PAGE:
This article is part of the full court press being put on by the Democrats, with blatant media help, to block the wall, in any way possible, as I noted previously. I have very serious doubts the wall will cut across SpaceX’s property in any way that is significant, but if it is threatening to do so, the solution would not be to not build a wall there (which is what the Democrats want), but to work out an arrangement where the wall is built on the edge of their property and thus does them no harm.

If no wall is built here, the property then becomes a target for illegals, and thus will create even worst problems for SpaceX.

More updates from SpaceX’s Boca Chica launch site

Link here. The article reviews what has been done for the past few months, as well as what has been done most recently. All of this new work appears focused on preparing for test flights of Starship and Super Heavy.

I should note however that I am beginning to sense a little bit of Barnum in this work. The steel-clad Starship Hopper that SpaceX has assembled here is clearly not even close to doing any hopper tests, as it doesn’t appear to have fuel tanks and its engines appear to be mere “placeholders for fit checks.” It looks really really cool, however, and is impossible to hide to the public, so it thus has garnered the company a lot of attention.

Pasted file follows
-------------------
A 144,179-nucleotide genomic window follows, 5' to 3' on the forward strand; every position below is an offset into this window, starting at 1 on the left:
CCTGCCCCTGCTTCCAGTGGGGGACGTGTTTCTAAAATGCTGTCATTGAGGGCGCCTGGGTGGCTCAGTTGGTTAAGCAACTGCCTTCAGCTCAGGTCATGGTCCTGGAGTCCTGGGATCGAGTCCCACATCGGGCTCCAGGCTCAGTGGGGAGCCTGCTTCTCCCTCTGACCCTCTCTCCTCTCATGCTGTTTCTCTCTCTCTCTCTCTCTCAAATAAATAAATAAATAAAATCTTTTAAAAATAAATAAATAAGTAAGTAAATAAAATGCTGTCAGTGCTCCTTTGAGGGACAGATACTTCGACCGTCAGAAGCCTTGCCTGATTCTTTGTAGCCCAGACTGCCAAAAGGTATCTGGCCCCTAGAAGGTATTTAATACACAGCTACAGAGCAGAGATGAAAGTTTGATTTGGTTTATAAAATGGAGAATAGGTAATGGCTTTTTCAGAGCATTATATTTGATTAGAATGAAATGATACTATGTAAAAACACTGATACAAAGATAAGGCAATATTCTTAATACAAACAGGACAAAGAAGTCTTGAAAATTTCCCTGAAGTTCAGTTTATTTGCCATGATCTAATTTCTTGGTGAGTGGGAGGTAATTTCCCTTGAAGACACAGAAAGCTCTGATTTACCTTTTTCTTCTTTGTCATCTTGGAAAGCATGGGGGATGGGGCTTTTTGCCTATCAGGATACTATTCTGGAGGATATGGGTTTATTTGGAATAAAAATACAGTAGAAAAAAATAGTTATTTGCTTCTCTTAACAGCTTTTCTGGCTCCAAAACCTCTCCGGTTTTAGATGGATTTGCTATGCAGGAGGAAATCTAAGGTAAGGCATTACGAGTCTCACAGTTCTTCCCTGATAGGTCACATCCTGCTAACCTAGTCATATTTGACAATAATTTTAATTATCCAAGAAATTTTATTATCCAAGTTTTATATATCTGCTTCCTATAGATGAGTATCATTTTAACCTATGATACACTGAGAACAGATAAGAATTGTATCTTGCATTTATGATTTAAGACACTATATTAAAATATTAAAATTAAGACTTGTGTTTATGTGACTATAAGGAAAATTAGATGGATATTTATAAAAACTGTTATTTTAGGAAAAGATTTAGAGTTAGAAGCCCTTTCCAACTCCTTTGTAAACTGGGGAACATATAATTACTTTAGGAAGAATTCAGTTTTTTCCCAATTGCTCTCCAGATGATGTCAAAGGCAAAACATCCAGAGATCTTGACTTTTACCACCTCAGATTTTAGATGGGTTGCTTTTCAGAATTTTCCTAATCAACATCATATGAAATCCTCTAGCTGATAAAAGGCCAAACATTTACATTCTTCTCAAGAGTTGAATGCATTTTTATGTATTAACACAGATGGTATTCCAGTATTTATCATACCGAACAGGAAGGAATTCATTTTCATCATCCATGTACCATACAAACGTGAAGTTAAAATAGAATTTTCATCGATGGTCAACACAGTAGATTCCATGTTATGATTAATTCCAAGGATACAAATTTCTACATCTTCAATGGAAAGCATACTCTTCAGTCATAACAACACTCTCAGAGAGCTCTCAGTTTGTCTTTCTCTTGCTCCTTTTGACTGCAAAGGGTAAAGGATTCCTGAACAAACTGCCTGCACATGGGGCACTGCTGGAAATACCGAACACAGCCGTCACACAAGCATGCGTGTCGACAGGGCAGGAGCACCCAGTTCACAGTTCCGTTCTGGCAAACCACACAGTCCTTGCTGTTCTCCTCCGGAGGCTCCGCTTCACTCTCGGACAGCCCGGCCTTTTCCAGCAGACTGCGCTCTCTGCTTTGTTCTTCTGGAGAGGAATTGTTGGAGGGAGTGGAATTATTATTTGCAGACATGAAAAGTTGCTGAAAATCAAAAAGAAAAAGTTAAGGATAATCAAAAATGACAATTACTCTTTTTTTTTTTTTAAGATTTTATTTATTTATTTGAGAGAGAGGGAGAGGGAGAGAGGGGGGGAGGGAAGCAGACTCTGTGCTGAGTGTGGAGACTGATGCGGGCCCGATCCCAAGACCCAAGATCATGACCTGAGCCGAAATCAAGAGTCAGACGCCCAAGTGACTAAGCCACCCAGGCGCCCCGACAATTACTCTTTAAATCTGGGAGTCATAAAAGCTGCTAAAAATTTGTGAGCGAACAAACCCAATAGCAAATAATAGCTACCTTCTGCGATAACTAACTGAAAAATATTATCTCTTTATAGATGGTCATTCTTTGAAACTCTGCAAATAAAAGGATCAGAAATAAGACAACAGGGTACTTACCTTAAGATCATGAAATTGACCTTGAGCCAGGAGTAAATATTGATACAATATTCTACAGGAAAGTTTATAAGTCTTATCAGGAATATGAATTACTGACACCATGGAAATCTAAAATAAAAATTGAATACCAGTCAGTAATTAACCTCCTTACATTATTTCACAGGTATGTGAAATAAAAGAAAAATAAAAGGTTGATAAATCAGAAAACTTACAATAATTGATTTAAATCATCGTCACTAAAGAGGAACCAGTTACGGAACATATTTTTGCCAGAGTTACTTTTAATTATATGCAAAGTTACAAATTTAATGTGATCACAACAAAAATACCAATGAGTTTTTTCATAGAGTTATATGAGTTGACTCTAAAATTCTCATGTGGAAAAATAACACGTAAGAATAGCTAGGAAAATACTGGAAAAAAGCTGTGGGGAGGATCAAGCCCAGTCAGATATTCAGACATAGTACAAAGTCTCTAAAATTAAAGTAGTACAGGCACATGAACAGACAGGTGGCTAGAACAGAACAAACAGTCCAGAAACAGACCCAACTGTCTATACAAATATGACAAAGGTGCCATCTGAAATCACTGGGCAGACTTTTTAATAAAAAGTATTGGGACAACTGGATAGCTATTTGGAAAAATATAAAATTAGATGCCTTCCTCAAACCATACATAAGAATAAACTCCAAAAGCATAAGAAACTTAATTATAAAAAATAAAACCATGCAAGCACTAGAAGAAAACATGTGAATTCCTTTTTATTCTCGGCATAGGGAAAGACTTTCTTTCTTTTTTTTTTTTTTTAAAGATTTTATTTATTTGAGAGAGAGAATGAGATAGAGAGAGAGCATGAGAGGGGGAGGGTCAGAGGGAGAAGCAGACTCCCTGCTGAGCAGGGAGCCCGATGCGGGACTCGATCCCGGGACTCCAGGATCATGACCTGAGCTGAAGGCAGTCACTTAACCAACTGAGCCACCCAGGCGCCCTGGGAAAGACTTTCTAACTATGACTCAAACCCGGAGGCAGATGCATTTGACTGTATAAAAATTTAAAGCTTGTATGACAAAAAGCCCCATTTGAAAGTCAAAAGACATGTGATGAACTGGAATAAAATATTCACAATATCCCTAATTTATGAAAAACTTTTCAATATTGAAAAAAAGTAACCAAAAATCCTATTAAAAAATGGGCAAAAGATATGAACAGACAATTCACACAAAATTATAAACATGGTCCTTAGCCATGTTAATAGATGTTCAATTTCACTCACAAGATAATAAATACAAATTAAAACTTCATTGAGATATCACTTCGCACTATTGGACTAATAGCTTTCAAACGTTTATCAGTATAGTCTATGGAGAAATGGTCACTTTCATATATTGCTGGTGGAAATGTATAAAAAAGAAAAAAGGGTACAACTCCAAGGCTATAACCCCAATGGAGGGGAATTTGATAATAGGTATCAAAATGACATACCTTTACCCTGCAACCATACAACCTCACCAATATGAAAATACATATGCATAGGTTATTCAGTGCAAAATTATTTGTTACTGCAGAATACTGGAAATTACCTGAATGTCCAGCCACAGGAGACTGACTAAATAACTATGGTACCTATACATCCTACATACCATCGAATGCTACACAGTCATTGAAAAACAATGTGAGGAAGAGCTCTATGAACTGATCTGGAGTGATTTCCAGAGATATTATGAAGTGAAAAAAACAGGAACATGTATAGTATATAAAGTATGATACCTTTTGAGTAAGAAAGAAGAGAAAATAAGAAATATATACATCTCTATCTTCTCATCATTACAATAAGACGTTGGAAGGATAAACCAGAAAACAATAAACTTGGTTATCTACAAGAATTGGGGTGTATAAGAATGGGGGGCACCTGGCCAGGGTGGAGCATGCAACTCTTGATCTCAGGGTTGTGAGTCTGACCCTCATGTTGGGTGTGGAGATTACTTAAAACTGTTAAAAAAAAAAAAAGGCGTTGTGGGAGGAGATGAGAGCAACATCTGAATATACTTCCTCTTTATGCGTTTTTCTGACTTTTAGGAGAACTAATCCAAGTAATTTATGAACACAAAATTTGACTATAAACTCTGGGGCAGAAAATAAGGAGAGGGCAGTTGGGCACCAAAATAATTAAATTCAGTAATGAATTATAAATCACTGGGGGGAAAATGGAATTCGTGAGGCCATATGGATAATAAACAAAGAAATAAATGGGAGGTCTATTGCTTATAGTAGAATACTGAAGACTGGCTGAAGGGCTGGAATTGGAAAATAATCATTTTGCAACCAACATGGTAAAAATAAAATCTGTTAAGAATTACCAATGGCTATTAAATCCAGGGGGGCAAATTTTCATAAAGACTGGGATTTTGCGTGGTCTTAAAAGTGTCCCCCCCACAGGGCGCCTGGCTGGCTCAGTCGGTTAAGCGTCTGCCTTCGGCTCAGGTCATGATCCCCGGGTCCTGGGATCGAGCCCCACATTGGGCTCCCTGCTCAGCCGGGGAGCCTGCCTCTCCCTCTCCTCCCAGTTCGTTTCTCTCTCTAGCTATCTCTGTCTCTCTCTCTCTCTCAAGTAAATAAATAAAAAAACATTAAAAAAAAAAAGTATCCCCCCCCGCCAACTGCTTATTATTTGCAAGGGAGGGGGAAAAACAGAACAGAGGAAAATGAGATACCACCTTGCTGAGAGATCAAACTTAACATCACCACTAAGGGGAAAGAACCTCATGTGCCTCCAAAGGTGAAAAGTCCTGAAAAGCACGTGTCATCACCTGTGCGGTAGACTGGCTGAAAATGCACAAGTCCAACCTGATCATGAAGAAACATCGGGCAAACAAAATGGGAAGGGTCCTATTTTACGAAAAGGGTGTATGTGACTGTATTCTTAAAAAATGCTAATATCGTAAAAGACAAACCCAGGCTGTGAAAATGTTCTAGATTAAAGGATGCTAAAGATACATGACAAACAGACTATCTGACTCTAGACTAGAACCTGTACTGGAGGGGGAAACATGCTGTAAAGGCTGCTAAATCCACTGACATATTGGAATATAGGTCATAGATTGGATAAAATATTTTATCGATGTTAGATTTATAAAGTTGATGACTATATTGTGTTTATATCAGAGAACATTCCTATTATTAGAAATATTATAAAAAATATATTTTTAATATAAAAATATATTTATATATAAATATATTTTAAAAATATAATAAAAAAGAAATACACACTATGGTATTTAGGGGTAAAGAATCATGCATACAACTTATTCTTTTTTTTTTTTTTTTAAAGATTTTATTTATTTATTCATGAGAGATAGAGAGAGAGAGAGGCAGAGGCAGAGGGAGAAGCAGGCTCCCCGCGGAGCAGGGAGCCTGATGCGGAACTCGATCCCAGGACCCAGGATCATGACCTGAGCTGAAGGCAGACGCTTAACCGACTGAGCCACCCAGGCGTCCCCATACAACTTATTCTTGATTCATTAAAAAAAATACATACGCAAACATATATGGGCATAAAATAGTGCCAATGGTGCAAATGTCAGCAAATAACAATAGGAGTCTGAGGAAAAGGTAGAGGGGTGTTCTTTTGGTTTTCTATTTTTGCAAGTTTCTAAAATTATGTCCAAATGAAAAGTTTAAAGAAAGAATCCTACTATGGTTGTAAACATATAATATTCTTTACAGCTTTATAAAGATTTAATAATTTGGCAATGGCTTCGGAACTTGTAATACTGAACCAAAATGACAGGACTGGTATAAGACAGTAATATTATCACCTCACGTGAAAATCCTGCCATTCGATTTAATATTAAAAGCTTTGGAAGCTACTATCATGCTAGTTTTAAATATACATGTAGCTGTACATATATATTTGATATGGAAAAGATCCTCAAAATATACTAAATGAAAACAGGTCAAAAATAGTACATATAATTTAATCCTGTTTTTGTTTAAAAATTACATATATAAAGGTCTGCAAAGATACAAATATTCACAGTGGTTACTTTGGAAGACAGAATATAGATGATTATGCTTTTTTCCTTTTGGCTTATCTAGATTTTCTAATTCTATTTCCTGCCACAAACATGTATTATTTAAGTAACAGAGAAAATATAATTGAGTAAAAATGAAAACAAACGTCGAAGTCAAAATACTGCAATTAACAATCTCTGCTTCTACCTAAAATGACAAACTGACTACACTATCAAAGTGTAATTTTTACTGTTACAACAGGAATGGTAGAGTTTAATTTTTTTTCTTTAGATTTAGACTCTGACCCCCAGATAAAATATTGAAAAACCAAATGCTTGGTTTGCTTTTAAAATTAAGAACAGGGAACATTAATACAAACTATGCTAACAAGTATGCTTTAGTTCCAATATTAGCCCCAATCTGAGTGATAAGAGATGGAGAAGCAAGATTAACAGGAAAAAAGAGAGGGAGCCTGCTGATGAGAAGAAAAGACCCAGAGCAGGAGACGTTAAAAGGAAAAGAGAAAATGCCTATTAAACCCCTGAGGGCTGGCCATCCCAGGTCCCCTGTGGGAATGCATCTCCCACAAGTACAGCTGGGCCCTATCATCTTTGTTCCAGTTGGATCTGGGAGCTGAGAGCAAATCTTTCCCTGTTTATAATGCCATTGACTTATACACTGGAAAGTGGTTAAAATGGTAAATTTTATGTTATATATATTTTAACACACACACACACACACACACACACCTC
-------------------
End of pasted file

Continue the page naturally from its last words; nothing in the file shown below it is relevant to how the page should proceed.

SpaceX completes fit test of two sections of Starship hopper

Capitalism in space: SpaceX has completed a fit test whereby they put the two main sections of their Starship hopper prototype together.

In a burst of activity that should probably be expected at this point but still feels like a complete surprise, SpaceX technicians took a major step towards completing the first Starship hopper prototype by combining the last two remaining sections (aft and nose) scarcely six weeks after assembly began.

SpaceX CEO Elon Musk also took to Twitter late last week to offer additional details and post what appears to be the first official render of Starship’s hopper prototype, which is now closer than ever before to looking like the real deal thanks to the incredible drive of the company’s southernmost employees. With the massive rocket’s rough aeroshell and structure now more or less finalized, Musk’s targeted February/March hop test debut remains ambitious to the extreme but is now arguably far from impossible.